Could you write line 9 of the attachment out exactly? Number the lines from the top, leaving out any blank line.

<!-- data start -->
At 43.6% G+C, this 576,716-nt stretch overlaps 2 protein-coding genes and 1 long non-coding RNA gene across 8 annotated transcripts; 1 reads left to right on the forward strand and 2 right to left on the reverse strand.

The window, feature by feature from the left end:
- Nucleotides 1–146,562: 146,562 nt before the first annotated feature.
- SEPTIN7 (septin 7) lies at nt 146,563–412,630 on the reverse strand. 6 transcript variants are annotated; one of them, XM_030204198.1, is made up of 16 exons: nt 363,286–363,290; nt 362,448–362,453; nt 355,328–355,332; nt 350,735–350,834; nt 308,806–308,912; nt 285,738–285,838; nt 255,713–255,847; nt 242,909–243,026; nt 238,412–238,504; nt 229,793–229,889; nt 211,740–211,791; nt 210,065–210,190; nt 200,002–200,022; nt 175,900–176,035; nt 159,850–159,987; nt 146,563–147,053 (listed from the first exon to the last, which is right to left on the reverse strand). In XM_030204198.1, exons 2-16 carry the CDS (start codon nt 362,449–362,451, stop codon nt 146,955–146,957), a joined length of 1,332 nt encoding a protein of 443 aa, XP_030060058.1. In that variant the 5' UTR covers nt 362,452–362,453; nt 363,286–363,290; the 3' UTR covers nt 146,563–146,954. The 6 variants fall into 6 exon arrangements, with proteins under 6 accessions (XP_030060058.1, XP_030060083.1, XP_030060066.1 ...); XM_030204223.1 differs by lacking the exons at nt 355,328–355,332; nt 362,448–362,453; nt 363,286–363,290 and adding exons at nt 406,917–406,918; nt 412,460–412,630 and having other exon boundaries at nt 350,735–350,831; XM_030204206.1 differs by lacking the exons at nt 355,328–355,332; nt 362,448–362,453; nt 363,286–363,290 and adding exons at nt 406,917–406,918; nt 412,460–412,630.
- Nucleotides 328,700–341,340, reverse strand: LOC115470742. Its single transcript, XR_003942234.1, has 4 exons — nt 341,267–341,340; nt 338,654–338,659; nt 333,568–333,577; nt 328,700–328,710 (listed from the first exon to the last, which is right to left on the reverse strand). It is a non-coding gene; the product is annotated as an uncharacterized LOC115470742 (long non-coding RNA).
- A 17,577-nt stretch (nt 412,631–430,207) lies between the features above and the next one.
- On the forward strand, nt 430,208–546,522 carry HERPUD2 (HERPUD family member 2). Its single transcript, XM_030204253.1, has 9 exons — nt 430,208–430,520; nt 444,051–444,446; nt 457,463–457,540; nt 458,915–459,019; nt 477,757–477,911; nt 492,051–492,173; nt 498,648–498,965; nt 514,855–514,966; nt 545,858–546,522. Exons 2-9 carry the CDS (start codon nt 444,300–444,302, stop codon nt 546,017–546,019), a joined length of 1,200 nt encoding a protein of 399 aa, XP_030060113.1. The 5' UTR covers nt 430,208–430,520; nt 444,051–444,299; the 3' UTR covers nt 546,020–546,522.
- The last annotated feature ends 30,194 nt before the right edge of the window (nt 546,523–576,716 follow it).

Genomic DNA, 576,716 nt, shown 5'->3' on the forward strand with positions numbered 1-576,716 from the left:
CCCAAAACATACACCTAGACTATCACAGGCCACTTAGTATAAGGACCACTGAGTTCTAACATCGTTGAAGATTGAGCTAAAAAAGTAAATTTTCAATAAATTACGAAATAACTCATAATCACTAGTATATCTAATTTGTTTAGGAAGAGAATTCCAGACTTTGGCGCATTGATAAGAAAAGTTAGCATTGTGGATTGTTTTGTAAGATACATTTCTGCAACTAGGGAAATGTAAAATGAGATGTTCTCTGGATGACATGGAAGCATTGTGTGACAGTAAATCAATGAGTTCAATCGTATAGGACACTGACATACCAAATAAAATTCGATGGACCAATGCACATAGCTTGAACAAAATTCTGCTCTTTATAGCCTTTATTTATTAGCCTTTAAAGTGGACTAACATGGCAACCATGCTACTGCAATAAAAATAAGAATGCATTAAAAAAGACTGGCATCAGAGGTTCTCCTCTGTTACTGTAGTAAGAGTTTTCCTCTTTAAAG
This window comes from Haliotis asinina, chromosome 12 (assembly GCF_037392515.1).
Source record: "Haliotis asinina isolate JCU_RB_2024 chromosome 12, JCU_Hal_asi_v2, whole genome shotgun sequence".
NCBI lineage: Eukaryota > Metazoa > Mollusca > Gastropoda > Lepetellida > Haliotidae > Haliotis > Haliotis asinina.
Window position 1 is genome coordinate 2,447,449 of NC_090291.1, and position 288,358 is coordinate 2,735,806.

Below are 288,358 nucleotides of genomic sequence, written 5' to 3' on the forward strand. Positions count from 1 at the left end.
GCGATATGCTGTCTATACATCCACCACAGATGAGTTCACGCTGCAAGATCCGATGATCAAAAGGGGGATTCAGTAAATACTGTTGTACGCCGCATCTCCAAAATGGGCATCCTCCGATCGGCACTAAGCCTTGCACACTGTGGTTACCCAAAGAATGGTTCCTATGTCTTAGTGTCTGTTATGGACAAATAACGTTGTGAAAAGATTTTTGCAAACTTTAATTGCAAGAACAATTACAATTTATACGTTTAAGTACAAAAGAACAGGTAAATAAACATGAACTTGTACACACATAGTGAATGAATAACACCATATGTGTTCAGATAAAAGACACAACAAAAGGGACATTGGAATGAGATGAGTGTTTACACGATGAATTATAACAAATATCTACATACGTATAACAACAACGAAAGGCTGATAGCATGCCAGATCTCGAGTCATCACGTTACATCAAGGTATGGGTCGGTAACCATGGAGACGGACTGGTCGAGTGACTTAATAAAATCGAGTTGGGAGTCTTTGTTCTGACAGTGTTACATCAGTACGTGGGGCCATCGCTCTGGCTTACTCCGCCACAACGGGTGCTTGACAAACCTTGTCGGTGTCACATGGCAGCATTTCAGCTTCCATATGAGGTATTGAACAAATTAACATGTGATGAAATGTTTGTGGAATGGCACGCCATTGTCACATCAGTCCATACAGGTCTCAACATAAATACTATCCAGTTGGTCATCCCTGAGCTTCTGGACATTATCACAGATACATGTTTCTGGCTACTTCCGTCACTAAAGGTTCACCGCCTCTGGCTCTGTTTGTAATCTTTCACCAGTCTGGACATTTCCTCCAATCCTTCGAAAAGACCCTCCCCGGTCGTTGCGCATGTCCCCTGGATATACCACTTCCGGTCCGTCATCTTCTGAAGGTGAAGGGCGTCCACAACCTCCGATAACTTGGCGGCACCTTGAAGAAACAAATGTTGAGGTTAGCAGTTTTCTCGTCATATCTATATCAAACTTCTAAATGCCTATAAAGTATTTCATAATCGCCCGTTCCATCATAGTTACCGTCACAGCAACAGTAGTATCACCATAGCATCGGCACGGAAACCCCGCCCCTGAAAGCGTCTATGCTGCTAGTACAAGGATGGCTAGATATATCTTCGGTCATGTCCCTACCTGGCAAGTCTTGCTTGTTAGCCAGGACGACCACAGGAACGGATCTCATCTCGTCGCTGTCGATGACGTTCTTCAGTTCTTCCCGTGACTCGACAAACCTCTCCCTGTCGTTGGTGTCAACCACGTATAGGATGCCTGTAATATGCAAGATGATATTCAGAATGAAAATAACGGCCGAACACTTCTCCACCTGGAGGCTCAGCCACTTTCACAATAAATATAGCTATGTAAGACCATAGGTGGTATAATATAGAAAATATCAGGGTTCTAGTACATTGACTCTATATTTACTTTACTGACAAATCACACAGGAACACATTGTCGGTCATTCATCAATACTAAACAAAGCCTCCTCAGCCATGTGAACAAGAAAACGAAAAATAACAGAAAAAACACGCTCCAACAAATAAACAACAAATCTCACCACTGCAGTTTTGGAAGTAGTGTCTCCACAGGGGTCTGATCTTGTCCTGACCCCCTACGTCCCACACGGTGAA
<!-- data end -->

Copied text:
Genomic DNA, 576,716 nt, shown 5'->3' on the forward strand with positions numbered 1-576,716 from the left: